That was one of the things that spurred us to buying our house. We wanted something that we didn't have a mortgage on because we want to STAY in the Carolinas. We like the weather in particular as it is better for me physically and Hubby just enjoys it. We also like the inherent friendliness of Southerners. We figured if we own a home outright --we can stay here. Even if threatened with a job loss --we at least would have shelter and could then find a way to make ends meet. That was the plan. We thought if worse came to worse we could live partly off the land and even a job in bagging groceries or late night at a gas station would be enough to pay bills. That was one reason ownership and no mortgage meant so much to us. We figure its kind of a bonus that the house we eventually got turned out to be so big--if things get really bad, our kids could all move home--or maybe others? I have a brother out of work currently, and my sister is going to lose her job early next summer, my Mom also recently was forced to retire because she couldn't afford the expenses of being a realtor when houses aren't selling.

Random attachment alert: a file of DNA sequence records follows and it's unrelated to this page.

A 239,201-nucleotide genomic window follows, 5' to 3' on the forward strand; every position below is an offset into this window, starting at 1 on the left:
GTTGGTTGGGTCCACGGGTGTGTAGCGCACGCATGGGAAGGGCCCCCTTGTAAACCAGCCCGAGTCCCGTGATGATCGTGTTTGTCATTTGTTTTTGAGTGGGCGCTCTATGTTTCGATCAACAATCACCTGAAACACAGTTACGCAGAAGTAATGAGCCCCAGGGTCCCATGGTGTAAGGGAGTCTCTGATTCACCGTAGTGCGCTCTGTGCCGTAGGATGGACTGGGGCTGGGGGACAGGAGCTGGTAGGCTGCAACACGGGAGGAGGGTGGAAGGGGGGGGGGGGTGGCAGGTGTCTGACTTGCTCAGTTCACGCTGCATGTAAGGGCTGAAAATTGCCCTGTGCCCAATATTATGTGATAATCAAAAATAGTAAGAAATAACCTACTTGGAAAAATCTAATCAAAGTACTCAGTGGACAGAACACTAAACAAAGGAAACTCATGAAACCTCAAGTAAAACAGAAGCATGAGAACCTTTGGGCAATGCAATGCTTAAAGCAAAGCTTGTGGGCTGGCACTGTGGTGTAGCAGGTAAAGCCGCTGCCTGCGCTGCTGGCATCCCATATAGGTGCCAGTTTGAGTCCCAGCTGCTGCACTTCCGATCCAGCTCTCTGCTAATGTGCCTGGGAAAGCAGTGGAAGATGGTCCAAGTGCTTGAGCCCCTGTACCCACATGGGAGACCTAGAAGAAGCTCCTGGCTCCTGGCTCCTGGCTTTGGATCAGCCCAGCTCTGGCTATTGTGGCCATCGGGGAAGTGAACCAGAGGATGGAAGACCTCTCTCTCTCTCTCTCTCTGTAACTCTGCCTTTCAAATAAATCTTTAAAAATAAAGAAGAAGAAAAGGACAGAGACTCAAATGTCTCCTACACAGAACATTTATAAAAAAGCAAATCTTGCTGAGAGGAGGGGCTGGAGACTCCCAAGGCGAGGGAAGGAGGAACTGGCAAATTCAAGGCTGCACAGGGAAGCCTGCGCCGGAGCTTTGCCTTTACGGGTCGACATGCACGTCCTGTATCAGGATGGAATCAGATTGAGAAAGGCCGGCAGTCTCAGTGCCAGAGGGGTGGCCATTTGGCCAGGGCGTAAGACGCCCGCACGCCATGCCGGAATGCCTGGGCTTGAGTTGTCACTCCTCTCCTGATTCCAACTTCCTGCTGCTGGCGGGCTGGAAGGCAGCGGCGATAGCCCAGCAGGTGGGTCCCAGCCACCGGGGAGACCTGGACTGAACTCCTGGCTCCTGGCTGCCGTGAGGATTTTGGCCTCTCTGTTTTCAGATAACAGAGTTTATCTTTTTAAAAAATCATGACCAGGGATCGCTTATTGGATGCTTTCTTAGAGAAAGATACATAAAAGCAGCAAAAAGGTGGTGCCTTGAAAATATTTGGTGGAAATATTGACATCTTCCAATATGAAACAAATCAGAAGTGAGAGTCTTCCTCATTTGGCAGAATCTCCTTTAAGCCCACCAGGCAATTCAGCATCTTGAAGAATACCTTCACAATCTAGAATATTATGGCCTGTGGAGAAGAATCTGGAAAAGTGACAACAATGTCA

We've already had to move because of a job loss--more than once. In the years since our marriage in 81, we have relocated to get work several times Enough is enough. I guess that was our thought about getting a place we don't owe money on. Dunno if that is all it takes to find some stability in life--but I think it will give us a good shot at it.
Yesterday one of my friends told me her son would work to help us on the house if we like. He is out of work--due to a health problem. He lost his last job, and a string of not so good jobs mainly because of repeated surgeries to treat a chronic disease and then requiring he rest afterward.